Revenge Porn Legislation Called For In Brazil Following 17-Year-Old's Suicide

Last week, a 17-year-old from Brazil named Julia Rebecca committed suicide after video of her having sex with other minors was posted online. Police are reportedly unsure who released the recording, and are investigating the case further. Rebecca appears to have been a victim of what's known as revenge porn: sexual content posted and distributed online without the consent of the person featured, with the purpose of shaming.

“I’m scared but I think this goodbye is forever,” Rebecca tweeted.

The case has sparked outrage in Brazil, where revenge porn appears to be on the rise. Now, many Brazilians are hoping the attention brought on by Rebecca’s death will pressure their government to pass a bill outlawing revenge porn. A bill introduced to Brazil’s parliament in October would make it illegal to disclose any material containing nude scenes and sex without the victim’s permission. People who break the law would face up to three years in prison or receive a fine.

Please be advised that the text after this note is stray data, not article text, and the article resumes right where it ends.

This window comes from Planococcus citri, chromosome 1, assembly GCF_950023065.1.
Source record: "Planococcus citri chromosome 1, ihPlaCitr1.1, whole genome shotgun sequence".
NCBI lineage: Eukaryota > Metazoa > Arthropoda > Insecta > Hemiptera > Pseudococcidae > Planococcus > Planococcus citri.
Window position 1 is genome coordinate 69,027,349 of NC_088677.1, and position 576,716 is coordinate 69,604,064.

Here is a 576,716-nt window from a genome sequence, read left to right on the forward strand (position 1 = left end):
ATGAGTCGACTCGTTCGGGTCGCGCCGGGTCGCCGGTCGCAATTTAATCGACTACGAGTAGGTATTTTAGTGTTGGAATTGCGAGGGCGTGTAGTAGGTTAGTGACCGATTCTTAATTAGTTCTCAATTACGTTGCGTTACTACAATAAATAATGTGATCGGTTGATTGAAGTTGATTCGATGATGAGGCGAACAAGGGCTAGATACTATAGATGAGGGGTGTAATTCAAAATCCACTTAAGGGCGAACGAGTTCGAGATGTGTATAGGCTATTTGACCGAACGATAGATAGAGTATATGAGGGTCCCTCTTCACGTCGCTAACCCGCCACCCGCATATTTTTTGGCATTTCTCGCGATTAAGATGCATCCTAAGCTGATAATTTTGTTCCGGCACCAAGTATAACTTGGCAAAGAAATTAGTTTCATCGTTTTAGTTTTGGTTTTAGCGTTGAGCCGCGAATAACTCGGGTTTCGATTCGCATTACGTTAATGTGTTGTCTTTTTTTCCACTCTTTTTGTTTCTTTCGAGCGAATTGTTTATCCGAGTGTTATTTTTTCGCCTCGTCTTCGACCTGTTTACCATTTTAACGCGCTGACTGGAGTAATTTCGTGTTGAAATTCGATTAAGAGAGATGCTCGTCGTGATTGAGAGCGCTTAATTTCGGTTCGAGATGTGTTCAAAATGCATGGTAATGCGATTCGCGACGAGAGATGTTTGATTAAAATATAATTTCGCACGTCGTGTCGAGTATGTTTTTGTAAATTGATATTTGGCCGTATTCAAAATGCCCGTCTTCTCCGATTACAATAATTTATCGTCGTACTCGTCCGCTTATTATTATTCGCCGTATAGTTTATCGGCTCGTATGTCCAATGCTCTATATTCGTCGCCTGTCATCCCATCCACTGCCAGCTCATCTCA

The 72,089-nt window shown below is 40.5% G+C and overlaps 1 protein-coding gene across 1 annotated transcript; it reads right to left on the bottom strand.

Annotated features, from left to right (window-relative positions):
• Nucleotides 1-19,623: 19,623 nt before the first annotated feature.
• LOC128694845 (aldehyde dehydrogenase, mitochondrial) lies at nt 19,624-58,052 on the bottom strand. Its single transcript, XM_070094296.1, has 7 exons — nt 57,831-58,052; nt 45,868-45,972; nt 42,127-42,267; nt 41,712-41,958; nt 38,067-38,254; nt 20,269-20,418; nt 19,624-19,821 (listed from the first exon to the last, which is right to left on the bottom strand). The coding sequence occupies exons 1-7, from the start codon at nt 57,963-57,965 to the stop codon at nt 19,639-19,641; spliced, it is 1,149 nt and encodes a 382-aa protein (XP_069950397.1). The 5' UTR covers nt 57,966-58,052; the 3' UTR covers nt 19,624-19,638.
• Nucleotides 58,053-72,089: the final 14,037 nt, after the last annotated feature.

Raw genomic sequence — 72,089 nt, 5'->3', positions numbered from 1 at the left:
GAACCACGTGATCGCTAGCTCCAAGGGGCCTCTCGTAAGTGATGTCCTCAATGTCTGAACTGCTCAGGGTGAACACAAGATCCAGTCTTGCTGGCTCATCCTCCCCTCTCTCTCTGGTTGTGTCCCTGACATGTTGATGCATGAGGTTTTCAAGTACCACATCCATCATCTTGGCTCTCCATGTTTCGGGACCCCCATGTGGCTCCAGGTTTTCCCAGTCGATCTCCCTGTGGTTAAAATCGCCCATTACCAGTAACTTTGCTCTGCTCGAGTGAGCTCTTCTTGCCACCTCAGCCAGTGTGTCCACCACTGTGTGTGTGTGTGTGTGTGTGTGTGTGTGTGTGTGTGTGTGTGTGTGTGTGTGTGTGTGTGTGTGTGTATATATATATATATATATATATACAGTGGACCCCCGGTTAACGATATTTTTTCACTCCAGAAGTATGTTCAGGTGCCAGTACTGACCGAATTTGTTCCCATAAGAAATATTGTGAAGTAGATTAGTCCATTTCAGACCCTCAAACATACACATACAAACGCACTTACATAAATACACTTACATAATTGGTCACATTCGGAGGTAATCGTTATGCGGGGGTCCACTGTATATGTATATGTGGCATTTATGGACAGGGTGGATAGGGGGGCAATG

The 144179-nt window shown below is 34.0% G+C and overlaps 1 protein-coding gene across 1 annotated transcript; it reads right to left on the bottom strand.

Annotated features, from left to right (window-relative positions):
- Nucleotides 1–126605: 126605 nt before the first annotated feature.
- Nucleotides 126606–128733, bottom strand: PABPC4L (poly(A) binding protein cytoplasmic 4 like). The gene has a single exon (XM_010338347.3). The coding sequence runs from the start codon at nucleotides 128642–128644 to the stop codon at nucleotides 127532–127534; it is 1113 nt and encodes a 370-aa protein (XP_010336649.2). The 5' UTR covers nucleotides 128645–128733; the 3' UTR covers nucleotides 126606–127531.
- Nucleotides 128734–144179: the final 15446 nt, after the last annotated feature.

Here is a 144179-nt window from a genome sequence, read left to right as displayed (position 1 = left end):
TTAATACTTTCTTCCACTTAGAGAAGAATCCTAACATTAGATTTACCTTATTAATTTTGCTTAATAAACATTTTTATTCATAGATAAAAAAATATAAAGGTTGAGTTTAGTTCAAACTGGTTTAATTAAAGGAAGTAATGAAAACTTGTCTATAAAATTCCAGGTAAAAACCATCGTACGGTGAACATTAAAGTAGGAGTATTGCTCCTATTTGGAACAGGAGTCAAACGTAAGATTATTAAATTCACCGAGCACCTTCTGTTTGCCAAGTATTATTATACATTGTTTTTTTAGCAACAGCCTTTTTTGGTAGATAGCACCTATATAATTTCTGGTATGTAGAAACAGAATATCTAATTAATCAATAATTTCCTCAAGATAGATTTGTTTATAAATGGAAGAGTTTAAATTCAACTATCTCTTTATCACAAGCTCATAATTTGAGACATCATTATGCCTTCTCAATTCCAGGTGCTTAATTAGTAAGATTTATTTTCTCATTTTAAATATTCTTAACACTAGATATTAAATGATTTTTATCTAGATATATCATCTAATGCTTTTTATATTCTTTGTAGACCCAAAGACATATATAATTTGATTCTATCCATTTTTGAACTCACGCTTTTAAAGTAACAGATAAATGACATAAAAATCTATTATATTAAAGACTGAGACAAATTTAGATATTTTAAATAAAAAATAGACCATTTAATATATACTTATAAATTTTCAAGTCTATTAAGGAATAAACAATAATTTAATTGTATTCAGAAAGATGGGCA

The bill has overwhelming support from the citizens of Brazil. An online survey shows that 90 percent of those polled would vote in favor of it. (Women supported the bill by a 98 percent margin, while 85 percent of men agreed.)

Of course, revenge porn isn’t a problem exclusive to Brazil. This year, California Governor Jerry Brown signed revenge porn legislation into law, making it illegal to post sexually graphic photos or videos of someone without their consent. As Bustle reported:

While California’s bill is a step in the right direction, it falls far short of what’s really needed to end revenge porn.

…the bill is also contentious because a lot of people don’t think it goes far enough. Under the new law, a prosecutor must show that someone intended “to harass or annoy” in order to make the charge stick. Instead of making posting porn without a subject’s consent a crime, it requires a victim to prove that the poster intended revenge.

It also doesn’t apply to photos or videos a person takes or sends themselves. That means if you send a selfie, it’s still fair game for someone to upload it to a porn site and even identify you in it.

Currently, California and New Jersey are the only states in the U.S. that have laws against revenge porn.

(Photo via Flickr/Bobi-home)